Wednesday, 27 March 2013

Driving Curfew Could Come Into Force For Young Drivers

The British Government are looking at putting a driving curfew for young drivers to prevent road accidents and slash young driver insurance premiums.

Over the last few years the subject of putting young driver curfews in place has been suggested on more than one occasion. As a result it looks like MPs and specialists within the car insurance industry are now discussing it as a very real option.

Ministers are also suggesting:

1. An extended probation period after learner drivers pass their test. During this period 6 penalty points results in disqualification - Ministers are suggesting that this needs to be extended from two to three years.

2. A zero alcohol limit

3. A restriction on the number of passengers carried in the car

4. A minimum period of 6 - 12 months to learn to drive - learner drivers will no longer be able to take their driving test once they hit 17.


There is also a suggestion that learner drivers can take lessons on motorways and driving tests could change to include more unsupervised driving time. It's thought that this will allow test examiners to observe candidates in a more natural surrounding when assessing skills.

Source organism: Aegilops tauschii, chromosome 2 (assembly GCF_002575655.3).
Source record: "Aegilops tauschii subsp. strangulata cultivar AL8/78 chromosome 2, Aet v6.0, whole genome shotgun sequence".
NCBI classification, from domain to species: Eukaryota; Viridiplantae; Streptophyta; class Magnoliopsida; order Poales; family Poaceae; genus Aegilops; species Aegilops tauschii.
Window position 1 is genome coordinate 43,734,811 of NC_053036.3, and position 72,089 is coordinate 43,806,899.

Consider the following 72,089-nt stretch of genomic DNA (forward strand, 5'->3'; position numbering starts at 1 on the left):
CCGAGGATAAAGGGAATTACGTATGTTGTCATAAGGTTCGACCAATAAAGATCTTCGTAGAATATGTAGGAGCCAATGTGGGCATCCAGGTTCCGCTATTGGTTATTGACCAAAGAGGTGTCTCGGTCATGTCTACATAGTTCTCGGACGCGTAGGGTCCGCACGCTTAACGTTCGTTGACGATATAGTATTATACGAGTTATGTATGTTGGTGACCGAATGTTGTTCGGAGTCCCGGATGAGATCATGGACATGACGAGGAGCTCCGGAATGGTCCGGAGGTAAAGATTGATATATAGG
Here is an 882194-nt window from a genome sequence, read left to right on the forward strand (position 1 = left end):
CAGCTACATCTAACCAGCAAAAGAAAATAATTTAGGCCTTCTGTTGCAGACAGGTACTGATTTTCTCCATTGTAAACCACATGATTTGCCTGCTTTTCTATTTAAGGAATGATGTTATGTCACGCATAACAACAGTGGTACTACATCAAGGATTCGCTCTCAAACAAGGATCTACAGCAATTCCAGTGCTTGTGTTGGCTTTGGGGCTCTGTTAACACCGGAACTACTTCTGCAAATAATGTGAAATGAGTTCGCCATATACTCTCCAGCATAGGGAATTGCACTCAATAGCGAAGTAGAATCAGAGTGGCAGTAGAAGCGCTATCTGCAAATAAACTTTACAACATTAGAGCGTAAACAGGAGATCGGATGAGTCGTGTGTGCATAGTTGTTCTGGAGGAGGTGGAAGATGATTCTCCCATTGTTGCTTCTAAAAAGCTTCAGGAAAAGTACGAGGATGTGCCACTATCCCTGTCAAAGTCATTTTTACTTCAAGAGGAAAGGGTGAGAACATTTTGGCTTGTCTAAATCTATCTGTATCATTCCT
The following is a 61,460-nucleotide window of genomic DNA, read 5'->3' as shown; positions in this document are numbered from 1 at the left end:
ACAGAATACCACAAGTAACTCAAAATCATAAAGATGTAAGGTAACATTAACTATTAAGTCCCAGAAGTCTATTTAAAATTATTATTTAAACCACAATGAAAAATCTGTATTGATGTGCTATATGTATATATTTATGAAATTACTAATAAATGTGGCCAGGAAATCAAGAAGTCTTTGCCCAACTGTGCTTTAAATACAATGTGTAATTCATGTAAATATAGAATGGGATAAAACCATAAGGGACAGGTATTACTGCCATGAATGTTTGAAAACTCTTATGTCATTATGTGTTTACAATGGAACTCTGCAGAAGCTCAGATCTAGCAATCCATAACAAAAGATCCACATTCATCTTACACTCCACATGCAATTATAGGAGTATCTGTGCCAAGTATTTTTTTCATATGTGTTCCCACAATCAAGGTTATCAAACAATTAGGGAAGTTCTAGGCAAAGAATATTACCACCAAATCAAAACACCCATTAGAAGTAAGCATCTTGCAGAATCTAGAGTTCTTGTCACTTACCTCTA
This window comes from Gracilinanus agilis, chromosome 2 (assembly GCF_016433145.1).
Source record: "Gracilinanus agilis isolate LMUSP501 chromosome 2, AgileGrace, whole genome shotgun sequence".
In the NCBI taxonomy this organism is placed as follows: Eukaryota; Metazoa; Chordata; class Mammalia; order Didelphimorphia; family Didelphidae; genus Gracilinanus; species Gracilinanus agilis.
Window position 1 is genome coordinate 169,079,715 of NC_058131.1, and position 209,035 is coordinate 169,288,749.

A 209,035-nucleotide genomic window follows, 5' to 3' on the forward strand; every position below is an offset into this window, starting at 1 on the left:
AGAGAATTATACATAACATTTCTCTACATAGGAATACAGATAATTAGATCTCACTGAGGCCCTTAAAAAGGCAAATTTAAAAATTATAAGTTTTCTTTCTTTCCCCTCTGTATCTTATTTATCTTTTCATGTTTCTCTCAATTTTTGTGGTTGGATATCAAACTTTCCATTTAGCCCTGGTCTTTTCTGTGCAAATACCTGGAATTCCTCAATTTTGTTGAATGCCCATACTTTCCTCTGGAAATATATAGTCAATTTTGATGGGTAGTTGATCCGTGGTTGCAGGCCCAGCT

Commenting on behalf of the Association of British Insurers, Otto Thoresen stated:

"We have long campaigned for changes to the current approach to learning to drive which does little to help young people become safe, secure drivers."

Mr Thoresen added that newly qualified young drivers are "at a much higher risk of having a serious crash on our roads which is reflected in the cost of their car insurance, insurers want to see young drivers become safer drivers which in turn will result in more affordable premiums."

iKube currently offers a young drivers insurance scheme that rewards newly qualified drivers for being safe on the road. The scheme also rewards young drivers who agree not to drive late at night (between 11pm - 5am) in a bid to help reduce accidents and slash premiums.

Source: http://www.bbc.co.uk/news/uk-politics-21937188